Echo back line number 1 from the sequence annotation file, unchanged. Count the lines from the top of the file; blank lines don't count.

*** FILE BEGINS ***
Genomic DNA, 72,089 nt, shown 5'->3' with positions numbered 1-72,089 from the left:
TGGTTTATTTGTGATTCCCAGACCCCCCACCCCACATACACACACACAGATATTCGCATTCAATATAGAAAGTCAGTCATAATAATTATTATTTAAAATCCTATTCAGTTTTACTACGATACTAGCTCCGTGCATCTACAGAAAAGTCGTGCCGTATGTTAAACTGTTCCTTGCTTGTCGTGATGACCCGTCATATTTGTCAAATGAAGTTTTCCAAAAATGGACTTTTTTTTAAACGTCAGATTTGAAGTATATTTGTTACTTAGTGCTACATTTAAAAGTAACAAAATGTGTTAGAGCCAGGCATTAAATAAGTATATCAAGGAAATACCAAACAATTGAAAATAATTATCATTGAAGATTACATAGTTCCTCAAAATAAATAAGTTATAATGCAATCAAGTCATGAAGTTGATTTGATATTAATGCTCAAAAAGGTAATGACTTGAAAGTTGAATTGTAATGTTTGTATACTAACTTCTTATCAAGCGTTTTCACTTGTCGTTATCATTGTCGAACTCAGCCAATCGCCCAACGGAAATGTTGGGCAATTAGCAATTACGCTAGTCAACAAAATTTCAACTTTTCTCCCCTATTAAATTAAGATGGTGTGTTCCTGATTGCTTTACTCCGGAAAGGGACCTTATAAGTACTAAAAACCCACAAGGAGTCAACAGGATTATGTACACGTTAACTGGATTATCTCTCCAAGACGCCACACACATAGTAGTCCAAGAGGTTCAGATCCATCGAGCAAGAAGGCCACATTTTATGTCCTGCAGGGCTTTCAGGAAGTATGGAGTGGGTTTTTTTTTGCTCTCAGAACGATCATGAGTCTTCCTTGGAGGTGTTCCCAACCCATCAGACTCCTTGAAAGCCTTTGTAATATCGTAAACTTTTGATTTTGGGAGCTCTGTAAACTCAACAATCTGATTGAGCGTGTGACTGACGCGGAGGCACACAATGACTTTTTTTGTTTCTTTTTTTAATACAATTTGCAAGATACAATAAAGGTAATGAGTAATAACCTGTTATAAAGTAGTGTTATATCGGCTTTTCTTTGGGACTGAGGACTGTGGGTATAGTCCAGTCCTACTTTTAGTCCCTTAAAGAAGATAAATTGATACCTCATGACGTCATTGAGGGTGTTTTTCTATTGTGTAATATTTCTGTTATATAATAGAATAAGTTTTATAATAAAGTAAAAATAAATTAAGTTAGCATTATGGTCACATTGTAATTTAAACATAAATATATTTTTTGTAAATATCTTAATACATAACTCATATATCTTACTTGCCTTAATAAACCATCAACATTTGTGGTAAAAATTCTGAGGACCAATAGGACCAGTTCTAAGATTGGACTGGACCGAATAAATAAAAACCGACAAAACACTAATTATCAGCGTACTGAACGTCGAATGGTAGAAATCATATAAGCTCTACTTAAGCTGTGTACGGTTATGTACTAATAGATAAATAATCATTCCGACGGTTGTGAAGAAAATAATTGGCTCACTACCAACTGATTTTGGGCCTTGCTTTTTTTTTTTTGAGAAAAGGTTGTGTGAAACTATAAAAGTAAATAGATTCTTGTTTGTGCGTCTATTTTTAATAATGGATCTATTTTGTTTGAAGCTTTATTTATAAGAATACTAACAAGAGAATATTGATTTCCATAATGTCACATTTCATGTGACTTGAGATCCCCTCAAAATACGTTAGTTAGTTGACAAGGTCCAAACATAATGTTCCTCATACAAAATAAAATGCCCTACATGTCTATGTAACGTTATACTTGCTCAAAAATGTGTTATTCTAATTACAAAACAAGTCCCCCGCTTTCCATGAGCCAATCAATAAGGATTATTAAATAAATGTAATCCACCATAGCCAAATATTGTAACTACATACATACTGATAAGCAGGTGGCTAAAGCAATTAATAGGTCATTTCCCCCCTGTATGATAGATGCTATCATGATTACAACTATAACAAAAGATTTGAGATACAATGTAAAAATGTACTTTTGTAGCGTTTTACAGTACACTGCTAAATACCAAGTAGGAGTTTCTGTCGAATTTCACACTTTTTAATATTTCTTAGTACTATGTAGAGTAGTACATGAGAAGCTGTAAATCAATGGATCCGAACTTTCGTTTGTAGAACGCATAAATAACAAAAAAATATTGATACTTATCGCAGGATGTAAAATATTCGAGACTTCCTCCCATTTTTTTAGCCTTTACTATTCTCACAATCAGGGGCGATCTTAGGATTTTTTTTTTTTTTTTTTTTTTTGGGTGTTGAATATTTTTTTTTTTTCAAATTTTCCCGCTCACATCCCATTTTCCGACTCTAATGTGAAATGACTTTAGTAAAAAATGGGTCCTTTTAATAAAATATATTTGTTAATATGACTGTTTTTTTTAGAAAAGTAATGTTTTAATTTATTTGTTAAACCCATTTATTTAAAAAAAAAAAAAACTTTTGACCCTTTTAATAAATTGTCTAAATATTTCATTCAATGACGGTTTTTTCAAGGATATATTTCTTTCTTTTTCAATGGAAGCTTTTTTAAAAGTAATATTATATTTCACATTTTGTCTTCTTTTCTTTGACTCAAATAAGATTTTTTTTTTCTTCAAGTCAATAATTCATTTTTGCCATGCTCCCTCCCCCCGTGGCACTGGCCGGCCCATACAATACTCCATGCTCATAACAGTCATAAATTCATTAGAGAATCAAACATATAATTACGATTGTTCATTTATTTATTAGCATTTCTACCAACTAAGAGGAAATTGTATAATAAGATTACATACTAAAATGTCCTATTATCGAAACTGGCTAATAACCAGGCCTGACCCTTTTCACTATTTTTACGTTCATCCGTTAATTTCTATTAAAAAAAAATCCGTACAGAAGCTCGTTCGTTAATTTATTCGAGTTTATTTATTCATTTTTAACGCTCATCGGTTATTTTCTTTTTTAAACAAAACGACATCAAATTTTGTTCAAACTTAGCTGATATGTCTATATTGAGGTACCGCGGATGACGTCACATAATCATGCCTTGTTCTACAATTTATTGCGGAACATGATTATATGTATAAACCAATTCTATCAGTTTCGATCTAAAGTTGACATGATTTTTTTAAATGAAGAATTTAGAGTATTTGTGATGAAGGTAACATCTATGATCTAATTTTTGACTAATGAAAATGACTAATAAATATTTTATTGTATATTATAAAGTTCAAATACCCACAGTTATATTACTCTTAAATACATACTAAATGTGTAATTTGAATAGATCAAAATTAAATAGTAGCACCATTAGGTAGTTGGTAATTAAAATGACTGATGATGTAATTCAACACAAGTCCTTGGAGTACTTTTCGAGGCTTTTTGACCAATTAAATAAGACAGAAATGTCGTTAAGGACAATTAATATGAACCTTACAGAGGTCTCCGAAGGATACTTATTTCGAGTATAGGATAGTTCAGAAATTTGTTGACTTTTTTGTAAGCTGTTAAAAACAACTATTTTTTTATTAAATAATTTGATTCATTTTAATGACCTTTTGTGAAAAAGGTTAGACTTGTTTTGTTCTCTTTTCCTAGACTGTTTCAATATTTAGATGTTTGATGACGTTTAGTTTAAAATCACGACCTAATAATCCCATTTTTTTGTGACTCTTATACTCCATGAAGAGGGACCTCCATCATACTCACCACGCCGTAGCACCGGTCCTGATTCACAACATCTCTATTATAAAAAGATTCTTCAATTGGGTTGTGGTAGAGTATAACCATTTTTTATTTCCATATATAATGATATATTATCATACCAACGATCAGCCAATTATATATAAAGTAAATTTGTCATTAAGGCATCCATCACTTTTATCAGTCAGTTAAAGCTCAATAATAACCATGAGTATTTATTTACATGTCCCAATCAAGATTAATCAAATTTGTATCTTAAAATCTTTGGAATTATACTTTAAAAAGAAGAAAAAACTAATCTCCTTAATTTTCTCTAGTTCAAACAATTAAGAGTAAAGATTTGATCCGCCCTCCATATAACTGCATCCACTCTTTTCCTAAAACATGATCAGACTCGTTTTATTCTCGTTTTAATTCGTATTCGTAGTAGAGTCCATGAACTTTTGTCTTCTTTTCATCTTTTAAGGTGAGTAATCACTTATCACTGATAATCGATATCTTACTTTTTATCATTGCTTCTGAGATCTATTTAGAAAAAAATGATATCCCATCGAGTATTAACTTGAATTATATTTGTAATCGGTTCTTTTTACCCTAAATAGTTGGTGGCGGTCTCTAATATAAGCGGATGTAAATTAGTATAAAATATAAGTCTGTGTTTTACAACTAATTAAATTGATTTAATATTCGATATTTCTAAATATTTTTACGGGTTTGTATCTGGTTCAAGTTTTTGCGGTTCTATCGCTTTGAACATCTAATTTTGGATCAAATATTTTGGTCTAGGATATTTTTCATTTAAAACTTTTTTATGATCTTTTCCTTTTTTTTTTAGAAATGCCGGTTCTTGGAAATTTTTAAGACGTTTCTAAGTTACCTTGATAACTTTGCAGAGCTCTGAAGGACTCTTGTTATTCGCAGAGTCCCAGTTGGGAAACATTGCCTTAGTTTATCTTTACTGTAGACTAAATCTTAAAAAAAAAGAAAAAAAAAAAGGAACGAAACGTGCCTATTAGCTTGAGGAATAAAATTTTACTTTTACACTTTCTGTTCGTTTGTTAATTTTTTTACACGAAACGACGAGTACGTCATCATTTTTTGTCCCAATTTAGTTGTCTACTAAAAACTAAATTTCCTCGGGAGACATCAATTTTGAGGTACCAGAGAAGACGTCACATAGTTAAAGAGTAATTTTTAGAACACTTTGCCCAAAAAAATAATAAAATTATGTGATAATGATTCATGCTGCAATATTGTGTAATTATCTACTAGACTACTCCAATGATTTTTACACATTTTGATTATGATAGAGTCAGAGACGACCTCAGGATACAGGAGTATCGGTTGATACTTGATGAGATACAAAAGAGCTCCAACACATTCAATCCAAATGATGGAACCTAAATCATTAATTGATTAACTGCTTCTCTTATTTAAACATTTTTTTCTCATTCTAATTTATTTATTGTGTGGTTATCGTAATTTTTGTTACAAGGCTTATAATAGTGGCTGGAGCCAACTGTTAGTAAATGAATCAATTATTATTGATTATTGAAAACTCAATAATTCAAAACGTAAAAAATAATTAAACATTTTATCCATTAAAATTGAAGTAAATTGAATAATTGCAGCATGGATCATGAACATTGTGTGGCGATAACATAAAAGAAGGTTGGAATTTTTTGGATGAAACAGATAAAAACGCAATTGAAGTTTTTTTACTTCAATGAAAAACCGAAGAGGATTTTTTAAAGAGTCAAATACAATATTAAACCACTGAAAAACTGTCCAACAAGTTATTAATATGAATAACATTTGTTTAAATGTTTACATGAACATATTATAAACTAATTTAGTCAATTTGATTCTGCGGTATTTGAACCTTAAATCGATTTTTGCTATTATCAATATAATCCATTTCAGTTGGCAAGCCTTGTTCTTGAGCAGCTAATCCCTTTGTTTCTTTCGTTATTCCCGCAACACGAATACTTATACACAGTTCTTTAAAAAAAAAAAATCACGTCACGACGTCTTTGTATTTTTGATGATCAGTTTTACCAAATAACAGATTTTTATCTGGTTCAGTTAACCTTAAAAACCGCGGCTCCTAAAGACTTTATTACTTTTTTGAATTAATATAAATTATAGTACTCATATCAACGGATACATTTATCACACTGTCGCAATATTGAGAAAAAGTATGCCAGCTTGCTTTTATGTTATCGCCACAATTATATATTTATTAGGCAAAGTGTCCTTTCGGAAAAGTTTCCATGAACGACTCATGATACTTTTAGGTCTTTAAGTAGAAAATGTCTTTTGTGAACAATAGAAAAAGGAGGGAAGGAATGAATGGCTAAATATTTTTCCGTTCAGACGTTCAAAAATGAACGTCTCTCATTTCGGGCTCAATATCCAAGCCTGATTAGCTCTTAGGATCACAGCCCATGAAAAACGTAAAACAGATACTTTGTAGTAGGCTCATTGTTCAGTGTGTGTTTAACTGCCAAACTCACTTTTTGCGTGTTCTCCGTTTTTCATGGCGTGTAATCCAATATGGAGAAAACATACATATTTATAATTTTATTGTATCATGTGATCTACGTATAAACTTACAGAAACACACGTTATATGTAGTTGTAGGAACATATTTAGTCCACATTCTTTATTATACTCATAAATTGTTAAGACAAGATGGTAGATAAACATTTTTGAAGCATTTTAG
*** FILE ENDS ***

Genomic DNA, 72,089 nt, shown 5'->3' with positions numbered 1-72,089 from the left: